• Roxanne Dubarry (12/11/2013 3:03:00 PM)

    You describe the world during Noah's day before the worldwide flood. You have also described much of today's contemporary society. You also described both God's reaction, but also His redemption,(Report)Reply

    2 person liked.
    4 person did not like.
  • Plague Rose (2/11/2013 9:04:00 PM)

    Such a great poem. I love how it describe's God's reaction. The poet is truly talented in his works.(Report)Reply

    2 person liked.
    2 person did not like.
  • Dimu Eric OlowoparijaDimu Eric Olowoparija (12/12/2012 12:09:00 AM)

    Like the title suggests its real anarchy. And a case of over reaction on both sides.still its a good poem.(Report)Reply

    4 person liked.
    2 person did not like.
  • Hasan Haskovic (12/11/2012 4:29:00 PM)

    Excellent, truly explicit and direct!(Report)Reply

    7 person liked.
    2 person did not like.
  • Zine HadjiraZine Hadjira (12/11/2012 2:39:00 PM)

    Speak not of God! In centuries that word
    Hath not been uttered! Our own king are we.

    SO GREAT AND EXPRSSIVE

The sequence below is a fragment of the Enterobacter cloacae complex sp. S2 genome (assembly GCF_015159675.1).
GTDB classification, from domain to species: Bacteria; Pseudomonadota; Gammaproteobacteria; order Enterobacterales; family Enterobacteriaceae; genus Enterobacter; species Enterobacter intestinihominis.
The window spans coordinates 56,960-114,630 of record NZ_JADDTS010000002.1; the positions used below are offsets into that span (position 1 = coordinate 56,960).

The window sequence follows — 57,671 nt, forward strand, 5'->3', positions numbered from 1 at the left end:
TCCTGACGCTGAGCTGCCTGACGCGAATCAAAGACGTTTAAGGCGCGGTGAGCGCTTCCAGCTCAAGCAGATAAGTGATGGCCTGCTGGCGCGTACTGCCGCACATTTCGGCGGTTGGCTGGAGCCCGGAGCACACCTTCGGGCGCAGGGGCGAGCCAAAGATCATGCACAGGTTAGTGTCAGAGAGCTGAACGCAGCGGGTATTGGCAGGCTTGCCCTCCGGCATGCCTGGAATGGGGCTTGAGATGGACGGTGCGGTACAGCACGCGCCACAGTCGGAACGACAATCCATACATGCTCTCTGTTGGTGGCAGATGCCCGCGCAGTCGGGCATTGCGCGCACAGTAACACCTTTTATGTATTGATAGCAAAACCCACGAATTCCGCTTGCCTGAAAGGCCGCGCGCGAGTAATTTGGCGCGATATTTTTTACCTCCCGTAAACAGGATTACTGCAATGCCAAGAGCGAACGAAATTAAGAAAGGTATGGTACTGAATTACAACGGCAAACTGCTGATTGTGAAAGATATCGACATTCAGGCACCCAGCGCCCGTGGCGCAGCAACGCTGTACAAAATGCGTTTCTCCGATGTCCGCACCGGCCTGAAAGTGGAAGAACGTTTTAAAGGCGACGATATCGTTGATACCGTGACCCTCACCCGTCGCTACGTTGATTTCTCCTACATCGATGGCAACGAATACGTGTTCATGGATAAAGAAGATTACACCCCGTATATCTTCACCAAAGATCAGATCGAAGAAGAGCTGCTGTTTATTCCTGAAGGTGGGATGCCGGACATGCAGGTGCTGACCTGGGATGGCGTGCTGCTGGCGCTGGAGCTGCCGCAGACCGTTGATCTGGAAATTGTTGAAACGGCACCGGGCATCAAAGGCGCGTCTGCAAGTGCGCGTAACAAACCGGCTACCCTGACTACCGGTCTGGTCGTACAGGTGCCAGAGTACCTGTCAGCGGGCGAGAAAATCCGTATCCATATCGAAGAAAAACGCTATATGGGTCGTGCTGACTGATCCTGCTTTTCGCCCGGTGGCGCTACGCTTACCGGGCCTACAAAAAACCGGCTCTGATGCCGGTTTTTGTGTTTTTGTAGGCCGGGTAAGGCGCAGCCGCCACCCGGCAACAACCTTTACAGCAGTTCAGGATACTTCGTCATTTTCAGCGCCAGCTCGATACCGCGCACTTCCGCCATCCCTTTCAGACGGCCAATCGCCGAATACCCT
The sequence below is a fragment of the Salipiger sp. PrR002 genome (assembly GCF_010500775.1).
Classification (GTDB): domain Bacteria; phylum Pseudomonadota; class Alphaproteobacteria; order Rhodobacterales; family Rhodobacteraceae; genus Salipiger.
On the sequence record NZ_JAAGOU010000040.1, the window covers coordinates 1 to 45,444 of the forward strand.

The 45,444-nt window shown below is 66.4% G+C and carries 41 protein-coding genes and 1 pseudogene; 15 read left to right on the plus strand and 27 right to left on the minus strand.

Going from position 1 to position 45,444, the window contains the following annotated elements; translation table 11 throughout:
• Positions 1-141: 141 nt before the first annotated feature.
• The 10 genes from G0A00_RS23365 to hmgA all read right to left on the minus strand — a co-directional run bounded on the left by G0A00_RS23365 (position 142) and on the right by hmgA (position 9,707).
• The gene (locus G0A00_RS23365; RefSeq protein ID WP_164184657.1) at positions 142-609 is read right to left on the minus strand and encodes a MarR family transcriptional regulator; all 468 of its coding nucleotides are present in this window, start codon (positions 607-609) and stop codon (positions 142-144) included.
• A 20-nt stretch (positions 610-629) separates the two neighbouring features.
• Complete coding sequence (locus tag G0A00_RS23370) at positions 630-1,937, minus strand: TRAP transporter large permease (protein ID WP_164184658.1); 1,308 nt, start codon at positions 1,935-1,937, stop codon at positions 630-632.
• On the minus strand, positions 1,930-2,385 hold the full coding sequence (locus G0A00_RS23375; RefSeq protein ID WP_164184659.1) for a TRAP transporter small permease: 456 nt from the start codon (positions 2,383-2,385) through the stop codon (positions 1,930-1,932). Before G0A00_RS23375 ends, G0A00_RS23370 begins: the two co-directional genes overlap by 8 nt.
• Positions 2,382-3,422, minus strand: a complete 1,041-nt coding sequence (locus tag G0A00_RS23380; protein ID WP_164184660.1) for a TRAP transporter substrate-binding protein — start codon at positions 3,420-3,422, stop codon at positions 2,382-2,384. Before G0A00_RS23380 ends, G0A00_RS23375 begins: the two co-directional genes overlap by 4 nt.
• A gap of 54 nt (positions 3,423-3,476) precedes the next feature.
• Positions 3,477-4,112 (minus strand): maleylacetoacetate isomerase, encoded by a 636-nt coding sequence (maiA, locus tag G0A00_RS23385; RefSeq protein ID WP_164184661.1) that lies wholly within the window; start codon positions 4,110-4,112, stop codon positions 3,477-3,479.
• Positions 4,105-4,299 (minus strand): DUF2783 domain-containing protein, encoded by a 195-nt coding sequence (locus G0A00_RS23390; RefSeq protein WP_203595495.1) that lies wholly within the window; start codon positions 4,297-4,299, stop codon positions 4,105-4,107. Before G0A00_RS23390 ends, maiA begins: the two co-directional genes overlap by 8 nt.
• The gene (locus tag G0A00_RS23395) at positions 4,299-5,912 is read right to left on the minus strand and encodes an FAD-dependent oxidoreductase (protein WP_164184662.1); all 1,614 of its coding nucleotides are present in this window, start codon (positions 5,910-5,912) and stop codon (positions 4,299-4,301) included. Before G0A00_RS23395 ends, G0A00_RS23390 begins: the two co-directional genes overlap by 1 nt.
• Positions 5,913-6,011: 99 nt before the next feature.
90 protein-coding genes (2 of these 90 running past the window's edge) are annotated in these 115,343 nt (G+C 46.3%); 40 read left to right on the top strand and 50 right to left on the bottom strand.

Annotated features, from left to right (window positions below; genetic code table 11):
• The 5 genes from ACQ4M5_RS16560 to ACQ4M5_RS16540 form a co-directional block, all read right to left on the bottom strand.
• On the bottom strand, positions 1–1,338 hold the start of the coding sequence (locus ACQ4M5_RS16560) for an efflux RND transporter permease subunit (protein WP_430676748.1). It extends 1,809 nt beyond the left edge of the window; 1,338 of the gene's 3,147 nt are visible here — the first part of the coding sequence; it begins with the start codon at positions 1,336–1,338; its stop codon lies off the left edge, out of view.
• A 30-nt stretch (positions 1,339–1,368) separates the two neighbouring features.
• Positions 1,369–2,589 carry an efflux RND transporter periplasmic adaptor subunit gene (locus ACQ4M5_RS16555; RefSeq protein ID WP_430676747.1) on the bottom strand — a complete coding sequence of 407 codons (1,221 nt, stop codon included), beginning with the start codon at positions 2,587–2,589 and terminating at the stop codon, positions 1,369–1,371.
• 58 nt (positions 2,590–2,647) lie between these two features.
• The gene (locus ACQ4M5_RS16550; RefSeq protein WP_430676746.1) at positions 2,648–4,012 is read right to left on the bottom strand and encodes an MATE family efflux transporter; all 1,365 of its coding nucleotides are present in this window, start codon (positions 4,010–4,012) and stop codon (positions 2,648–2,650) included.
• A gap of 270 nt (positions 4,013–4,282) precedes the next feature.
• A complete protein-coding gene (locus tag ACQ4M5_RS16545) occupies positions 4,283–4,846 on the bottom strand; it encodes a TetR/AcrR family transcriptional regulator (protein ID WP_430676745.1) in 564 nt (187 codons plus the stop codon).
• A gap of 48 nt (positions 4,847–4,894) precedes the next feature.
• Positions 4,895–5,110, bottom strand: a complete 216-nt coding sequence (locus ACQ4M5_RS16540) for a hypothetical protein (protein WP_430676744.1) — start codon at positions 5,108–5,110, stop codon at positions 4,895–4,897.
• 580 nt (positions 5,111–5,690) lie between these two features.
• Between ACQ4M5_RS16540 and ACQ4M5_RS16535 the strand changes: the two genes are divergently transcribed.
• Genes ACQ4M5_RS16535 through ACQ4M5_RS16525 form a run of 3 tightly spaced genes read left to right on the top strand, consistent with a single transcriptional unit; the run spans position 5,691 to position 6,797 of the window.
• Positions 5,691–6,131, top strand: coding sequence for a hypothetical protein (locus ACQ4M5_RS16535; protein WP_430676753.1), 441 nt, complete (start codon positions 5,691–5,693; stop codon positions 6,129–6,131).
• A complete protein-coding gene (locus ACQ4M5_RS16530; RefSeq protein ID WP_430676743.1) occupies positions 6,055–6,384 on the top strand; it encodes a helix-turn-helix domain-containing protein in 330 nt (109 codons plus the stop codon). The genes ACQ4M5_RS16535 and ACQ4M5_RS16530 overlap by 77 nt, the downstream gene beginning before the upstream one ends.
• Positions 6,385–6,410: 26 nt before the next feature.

I like this om very much(Report)Reply

    5 person liked.
    2 person did not like.
  • Ronald ShieldsRonald Shields (12/11/2012 2:36:00 PM)

    typical god...always overreacting(Report)Reply

    7 person liked.
    4 person did not like.
  • Walani NdhlovuWalani Ndhlovu (12/11/2012 12:44:00 PM)

    what a nice picture is created in my eye as i read this poem(Report)Reply

    5 person liked.
    2 person did not like.
  • Sarrah IbrahimSarrah Ibrahim (12/11/2012 9:52:00 AM)

    By far one of my fav poems in here! ! Thanks!(Report)Reply

    6 person liked.
    2 person did not like.
Read all 26 comments »

# 379 poem on top 500 Poems

Anarchy Score Card

User Rating:
3,3 / 5 (88 votes)26



Read this poem in other languages

This poem has not been translated into any other language yet.

I would like to translate this poem »

word flags

What do you think this poem is about?

Read poems about / on: lust, city, sea, god, light



Poem Submitted: Tuesday, December 31, 2002



[Report Error]